Richard - We've always thought about insects as having very basic, simple, and not very advanced immune systems and to some extent, that's right. But it is a very effective immune system. It has several different components to it and one of the most important components is lysozyme. It releases lysozyme and this chops up bacteria. It can detect bacteria being introduced and then elevate these various components of its immune system and just fire all these toxic chemicals at the bacteria and hopefully wipe them out. In the bed bug, it does a pretty good job in that immune organ.
Ben - So, does that mean that there's something that we can learn from the bed bugs about potentially how to fight off infections or to make new antibiotics?
Richard - Antimicrobial peptides are one of the things that insects have that we've been exploring as a medication. What's interesting about insect immune systems is that bacteria don't seem to evolve resistance to them. So we've all heard of antibiotic resistance, which is rendering all of our antibiotics that we use in the medical profession useless because the bacteria are evolving to cope with them. And we don't see nearly as much resistance to antimicrobial peptides which is one of these tools that the insects use. So yes, there are lots of people working on that very question - can we learn from insects to help ourselves?
15:46 - Earliest evidence for bows, arrows and human language
Earliest evidence for bows, arrows and human language
Delicate stone arrowheads dating from 71,000 years ago have been unearthed in South Africa, providing the earliest indirect evidence for high-level human language and technological capacity.
The discovery, announced in the journal Nature, was made by University of Cape Town archaeologist Kyle Brown and his colleagues at a site called Pinnacle Point on South Africa's southern coast.
Digging through a 14m thick sediment layer dating back to over 70,000 years, the team uncovered a series of microliths - small, worked stone bladelets measuring between 2.5 and 3.5 centimetres in length - spanning an 11,000 year period.
The blades, which bear a strong resemblance to similar microliths made in more recent times and used as arrowheads, show consistent craftmanship and refinement over time suggesting that the technology needed to make them was being passed on over many human generations.
Making these tools would have been very complicated, involving selecting and transporting the right stones, heat-treating them to make them workable, turning them into bladelets and microliths, working bone or wood sections to fashion mounts for them, and then using other materials to fix them in place to form arrows or darts.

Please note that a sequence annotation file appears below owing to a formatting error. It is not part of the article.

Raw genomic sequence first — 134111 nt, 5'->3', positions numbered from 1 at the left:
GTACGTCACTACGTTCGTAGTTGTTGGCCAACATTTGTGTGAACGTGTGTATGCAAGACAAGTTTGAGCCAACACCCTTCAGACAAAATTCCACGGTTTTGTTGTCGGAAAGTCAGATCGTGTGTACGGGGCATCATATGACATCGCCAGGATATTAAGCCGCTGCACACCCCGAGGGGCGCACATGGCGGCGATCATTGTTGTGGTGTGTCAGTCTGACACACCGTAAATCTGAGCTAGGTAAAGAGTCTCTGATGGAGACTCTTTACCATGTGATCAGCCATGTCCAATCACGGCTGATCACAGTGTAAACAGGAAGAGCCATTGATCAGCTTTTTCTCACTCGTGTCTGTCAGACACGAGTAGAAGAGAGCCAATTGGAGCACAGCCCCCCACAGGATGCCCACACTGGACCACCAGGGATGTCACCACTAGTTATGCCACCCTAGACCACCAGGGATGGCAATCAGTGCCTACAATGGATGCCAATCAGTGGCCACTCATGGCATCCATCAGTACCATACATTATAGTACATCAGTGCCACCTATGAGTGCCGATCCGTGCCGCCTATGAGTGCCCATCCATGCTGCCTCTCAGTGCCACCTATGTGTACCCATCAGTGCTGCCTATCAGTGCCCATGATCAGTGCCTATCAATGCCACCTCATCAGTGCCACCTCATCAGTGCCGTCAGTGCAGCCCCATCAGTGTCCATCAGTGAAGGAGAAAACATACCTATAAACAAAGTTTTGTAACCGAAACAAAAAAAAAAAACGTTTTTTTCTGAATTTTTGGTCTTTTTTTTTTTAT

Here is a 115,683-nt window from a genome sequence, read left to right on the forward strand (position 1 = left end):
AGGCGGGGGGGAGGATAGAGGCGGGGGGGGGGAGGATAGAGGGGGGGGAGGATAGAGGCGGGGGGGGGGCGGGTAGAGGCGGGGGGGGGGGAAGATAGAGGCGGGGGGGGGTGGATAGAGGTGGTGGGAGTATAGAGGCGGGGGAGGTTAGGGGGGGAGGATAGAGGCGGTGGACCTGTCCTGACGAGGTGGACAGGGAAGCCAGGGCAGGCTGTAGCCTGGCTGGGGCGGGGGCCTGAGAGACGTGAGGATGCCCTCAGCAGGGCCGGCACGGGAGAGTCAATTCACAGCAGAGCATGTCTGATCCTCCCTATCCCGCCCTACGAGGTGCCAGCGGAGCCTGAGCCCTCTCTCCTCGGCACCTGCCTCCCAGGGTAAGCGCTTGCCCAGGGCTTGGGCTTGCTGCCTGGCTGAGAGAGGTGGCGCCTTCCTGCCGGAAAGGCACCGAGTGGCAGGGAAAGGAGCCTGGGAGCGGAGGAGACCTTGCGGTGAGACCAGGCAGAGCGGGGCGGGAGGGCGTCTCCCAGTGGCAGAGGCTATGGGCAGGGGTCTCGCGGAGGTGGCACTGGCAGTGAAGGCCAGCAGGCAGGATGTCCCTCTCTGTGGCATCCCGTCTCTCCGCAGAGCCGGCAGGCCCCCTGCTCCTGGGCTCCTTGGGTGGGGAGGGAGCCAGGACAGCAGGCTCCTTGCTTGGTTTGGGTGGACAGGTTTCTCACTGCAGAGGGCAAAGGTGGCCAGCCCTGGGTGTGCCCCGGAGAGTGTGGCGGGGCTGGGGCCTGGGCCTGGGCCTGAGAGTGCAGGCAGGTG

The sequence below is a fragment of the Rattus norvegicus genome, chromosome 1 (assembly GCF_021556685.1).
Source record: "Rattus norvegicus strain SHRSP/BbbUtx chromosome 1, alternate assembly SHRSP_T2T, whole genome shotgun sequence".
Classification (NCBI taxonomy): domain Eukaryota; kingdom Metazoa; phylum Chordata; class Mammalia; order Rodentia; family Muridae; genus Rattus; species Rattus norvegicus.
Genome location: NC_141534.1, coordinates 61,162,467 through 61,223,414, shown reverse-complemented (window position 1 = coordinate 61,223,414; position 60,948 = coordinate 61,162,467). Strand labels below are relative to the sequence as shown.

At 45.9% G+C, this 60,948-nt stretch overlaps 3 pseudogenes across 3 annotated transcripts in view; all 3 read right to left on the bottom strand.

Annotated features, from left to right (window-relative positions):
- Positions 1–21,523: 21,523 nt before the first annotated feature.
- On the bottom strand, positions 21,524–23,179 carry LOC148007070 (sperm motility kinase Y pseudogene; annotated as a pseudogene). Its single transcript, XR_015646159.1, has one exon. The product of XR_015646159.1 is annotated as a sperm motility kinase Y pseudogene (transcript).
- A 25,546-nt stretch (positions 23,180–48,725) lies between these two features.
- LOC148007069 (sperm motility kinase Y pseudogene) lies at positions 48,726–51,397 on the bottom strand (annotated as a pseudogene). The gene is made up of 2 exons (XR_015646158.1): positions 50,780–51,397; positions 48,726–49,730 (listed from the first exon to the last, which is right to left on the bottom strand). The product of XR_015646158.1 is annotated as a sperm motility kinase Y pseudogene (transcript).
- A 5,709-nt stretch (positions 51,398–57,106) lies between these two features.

Such are the challenges in doing all of this, and over such a sustained period, these earth arrow-makers must have had language to enable them to transmit these complex ideas among themselves, the team surmise.
Previously, anthropologists and archaeologists have suggested that language didn't appear until 40-50,000 years ago, speculating that a genetic change that endowed individuals with enhanced cognitive abilities occurred around this time. This argument is rendered much less tractible in the face of these new findings.
And, more pugnaciously, as Kyle Brown and his colleagues point out in their paper, the discovery also probably explains why Neanderthals, the other hominin species around at the same time, didn't fare too well in the aftermath either.
"Microlith-tipped projectile weapons extended the effective range of lethal interpersonal violence, and would have conferred substantive advantage on modern humans as they left Africa and encountered Neanderthals equipped with only hand-cast spears."
19:36 - Modelling Human Disease with a Lung-on-a-Chip
Modelling Human Disease with a Lung-on-a-Chip
Mimicking human organs and diseases in the lab could help to investigate diseases and rapidly screen compounds to find new drugs, and now, researchers at the Wyss Institute for Biologically Inspired Engineering at Harvard University have made a lung-on-a-chip capable of modelling a human condition called pulmonary oedema.
The lung-on-a-chip device itself was first demonstrated two years ago by the same team, led by Donald Ingber, founding director of the Wyss Institute. It consists of a polymer structure about the size of a USB memory stick, containing a number of hollow channels. Two of these channels are separated by a porous membrane, which is coated on one side with human lung cells, and the other with cells from very small blood vessels known as capillaries. By passing air over the upper surface and blood-like medium over the underside, this chip can model interactions that occur at the surface of the lung. Two other channels on the sides of the chip can expand and contract to deform the interface to mimic human breathing.